Hong Kong pro-democracy clampdown continues as activist Agnes Chow is arrested

Hong Kong pro-democracy clampdown continues as activist Agnes Chow is arrested

Hong Kong police have arrested pro-democracy activist Agnew Chow on Monday (10 Aug) under the territory’s new national security law. Nine others were also arrested in this latest clampdown of authorities on the media.

According to a statement on Ms Chow’s Facebook page on Monday night, several police arrived at Ms Chow’s residence and detained her for “colluding with foreign forces” under the new law. The statement said, “According to the police, Agnes was accused of calling upon foreign countries to impose sanctions on China on her social media accounts since the enactment of the law.”

The states said that Ms Chow was being tailed by “unknown agents” over the past month and that her home was under surveillance. “As one of her neighbours reveals, an infrared surveillance camera was installed right next to her doorsteps for weeks,” the statement read, adding that the camera was only removed after the arrest.

RTHK news reported that Ms Chow’s former Demosisto colleague Nathan Law also confirmed that she had been taken into custody just hours after a number of other arrests under the national security law.

Demosisto is a now-defunct pro-democracy political party founded by Ms Chow, Mr Low, and activist Joshua Wong.

Mr Low was quoted by RTHK as saying, “Agnes Chow is arrested under National Security Law and we are still acquiring information about the content of the arrests. Horrible day.”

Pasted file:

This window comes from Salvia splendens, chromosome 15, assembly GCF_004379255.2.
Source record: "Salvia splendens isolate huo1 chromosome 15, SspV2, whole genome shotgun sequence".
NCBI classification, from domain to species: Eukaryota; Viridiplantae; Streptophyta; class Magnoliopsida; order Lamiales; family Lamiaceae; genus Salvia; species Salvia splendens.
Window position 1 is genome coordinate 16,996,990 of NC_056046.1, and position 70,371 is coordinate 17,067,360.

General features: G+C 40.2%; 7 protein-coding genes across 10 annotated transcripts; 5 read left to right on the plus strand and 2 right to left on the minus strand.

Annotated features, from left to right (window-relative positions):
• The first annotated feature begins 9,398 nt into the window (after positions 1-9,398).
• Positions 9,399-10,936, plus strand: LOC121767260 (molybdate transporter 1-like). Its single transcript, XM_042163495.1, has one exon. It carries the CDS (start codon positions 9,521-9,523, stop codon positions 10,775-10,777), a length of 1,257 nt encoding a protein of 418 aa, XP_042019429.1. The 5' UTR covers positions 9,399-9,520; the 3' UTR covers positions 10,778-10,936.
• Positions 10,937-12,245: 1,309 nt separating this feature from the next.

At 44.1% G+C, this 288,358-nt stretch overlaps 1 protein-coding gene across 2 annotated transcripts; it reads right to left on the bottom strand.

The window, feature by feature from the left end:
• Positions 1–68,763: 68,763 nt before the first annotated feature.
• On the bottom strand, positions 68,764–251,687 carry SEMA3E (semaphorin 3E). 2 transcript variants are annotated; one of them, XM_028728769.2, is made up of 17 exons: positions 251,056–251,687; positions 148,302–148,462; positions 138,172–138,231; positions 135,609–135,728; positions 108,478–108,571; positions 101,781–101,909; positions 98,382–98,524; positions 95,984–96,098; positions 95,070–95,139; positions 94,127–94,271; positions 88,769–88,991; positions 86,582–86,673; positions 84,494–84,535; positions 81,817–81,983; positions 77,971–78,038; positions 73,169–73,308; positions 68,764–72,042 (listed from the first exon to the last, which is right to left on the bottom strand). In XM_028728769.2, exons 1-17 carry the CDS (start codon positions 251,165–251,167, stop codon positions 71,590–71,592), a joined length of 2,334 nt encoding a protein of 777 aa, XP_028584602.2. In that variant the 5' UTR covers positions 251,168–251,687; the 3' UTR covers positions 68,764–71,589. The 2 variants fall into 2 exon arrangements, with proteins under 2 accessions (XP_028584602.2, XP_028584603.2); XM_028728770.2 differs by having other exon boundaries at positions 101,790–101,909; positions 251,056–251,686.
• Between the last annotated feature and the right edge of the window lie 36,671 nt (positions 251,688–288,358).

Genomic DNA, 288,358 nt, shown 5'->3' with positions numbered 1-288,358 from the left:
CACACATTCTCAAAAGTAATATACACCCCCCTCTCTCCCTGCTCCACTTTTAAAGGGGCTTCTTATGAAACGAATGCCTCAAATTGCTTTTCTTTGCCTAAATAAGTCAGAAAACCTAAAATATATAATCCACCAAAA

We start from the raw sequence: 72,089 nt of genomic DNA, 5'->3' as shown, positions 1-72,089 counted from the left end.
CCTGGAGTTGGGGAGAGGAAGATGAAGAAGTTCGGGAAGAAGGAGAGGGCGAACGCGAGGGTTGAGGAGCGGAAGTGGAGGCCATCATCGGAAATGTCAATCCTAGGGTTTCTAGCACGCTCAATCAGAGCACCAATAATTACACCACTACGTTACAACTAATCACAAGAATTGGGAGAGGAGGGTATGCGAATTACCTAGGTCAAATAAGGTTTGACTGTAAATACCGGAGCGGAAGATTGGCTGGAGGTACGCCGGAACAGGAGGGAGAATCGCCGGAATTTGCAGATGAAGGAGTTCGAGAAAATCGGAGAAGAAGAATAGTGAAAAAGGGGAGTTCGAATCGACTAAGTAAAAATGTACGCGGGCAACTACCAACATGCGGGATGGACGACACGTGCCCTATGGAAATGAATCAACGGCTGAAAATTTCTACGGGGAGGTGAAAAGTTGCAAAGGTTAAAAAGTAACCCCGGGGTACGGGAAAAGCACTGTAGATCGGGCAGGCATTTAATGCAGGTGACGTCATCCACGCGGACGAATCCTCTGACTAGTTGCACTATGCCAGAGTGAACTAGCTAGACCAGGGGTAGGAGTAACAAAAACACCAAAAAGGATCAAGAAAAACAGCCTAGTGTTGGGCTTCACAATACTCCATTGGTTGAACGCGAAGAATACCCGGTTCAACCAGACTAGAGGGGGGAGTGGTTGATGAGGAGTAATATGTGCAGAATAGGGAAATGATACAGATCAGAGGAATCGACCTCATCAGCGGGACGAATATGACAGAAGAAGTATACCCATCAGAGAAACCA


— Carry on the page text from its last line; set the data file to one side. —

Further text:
Mr Wong also posted about Ms Chow’s arrest on his Facebook page on the same day. He wrote, “My former colleague Agnes Chow was also arrested for violating the new security law, even though she has quit Demosistō and her twitter account has stopped operating before the enactment of the law. Clearly, it proves that the national security law is retrospective.”

He also noted that the arrests of nine other pro-democracy activists including media owner Jimmy Lai, which he described as “just one of Beijing’s attack on our press freedom.”

The office of Mr Lai’s pro-democracy company, Apple News, was also raided by the police and he faces charges of colluding with foreign forces.

According to a more recent post on Ms Chow’s Facebook on Tuesday (11 Aug), Ms Chow is still being detained, accompanied by lawyers. It was noted that the police have conducted a video inquiry.

She added, “It is not known when I will be released on bail,” adding that the police have seized all her cell phones and computers.

Earlier in July, China’s Ministry of Foreign Affairs spokesman Zhao Lihjian said in a briefing that “all anti-China activities in Hong Kong will be punished under related law.” This was following refreshed protests after the new national security law came into effect.

The new law provides for life sentences and long jail terms for national security crimes in relation to secession, subversion, terrorism, and collusion with foreign forces. The vaguely-defined law has been described by various experts and activists as appearing to curb the pro-democracy movements.

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